By Joseph J. Bailey (@josephjbailey), University of Nottingham, UK.
Sustainability, meeting present demands without degrading environments in such a way that we jeopardise their ability to meet the needs of future generations, has been a topic of interest for a great many years as the world’s environments are converted and degraded like never before. Here, I briefly discuss an article in Area, on quantifying global sustainability, alongside a recent sustainability assessment of the world’s fifty ‘most prominent cities’.
The recently-published ARCADIS Sustainable Cities Index has attracted much attention in global and national media outlets (e.g. National Geographic, The Telegraph, The Guardian, Gulf Times, and the Australian and US media). In the list of fifty, European cities performed well (the top three being Frankfurt, London, and Copenhagen; Manchester and Birmingham were in the top 20), with the relatively new metropolises of Asia-Pacific (not including Seoul, Hong Kong and Singapore, which did rather well), the Middle-East and Central and South America lagging far behind. The USA’s cities generally fell in the middle of the list. This index combined three sub-indices of ‘sustainability’: social (‘people’), environmental (‘planet’), and economic (‘profit’). Cities’ positions sometimes changed quite a lot between these sub-indices.
Elsewhere, in Area, Phillips (2015) recently described a “quantitative approach to … global ecological sustainability”, identifying the importance of population density at this national scale. The ten least ‘ecologically sustainable’ countries in this study had very high population densities (these are: the UK, Italy, Belgium, Trinidad & Tobago, Japan, India, Lebanon, Israel, Netherlands, and Singapore). Of these ten that are considered as ‘economically developed’ countries, the combination of high population density, high standard of living, and high GDP are thought to have caused negative environmental impacts that affect people in the present and will affect people into the future. The ‘economically developing’ countries in the list are highlighted as being so because of socio-economic (India) and environmental (Trinidad & Tobago) reasons, and a combination of environment and political instability (Lebanon and Israel).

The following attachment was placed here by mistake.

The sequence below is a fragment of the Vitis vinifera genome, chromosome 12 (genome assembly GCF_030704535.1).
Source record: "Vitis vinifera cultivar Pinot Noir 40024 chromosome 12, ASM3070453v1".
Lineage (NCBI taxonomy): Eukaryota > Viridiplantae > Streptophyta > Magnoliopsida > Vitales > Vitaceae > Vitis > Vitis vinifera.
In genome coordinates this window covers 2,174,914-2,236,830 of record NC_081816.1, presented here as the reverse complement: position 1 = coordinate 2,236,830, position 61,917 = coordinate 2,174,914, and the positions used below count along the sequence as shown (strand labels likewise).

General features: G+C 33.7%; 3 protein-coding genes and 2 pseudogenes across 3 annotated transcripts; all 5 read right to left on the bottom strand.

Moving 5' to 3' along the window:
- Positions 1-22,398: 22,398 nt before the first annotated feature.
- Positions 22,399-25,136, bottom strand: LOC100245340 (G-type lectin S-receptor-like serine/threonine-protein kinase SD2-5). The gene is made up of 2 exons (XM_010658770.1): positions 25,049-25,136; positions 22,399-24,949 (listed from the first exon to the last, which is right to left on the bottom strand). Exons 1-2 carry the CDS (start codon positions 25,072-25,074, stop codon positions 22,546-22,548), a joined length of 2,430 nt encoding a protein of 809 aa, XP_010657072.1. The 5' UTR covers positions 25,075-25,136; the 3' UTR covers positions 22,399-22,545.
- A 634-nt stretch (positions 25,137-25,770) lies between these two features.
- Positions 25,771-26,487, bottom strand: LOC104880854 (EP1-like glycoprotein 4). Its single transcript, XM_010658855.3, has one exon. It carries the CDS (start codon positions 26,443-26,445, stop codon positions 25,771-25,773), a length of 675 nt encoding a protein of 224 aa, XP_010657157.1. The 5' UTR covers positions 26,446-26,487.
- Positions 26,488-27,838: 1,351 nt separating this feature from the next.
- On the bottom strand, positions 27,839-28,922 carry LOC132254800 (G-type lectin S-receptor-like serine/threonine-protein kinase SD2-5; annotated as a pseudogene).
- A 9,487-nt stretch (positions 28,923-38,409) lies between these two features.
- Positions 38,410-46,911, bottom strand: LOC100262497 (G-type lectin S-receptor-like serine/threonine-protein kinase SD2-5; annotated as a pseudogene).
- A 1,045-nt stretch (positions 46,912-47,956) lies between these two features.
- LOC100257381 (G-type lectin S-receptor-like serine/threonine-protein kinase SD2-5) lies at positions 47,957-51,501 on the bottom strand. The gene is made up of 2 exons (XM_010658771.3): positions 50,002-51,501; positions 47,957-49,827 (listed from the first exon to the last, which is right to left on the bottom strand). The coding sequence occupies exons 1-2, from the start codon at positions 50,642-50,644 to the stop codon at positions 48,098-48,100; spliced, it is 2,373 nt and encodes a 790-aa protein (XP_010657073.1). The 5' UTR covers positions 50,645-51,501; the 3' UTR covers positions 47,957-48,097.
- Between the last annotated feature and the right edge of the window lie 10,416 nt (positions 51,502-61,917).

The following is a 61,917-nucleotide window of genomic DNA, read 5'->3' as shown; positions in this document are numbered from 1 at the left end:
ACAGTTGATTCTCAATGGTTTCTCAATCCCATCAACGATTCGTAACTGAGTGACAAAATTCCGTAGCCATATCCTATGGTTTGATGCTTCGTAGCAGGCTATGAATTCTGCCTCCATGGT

We therefore see some cross-scale spatial mismatches between these independent studies, whereby countries with purportedly sustainable cities (top 20) have been ranked amongst the least sustainable countries (e.g. UK [London, Manchester, Birmingham], Belgium [Brussels], Netherlands [Amsterdam, Rotterdam], and Singapore). This highlights the importance of spatial scale in sustainability science, and translating this through to planning and management. Indeed, very different approaches will be required between city authorities and national governments to ensure sustainability.
Both of the focal publications in this blog post strive to advance our understanding of ‘sustainability’ by quantifying this concept and its many components, from environmental and ecological, to social and economic. Both studies are global in scope, but the approach, data, and scales of analysis differ, with one focussing on fifty cities and the other on countries. The results, in combination, demonstrate the complexities of sustainability science, especially those regarding geographic scale. They show that quantifying and understanding sustainability across all spatial scales (towns > cities > landscapes > regions > countries > globally) is vital for future planning, targeting of resources, and understanding what we need to do not only for the people of today, but also for the people of the near and distant future.
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Phillips, J. (2015). A quantitative approach to determine and evaluate the indicated level and nature of global ecological sustainability. Area, Early View. DOI: 10.1111/area.12174.
ARCADIS (2015). Sustainability Cities Index. Available at: http://www.sustainablecitiesindex.com/.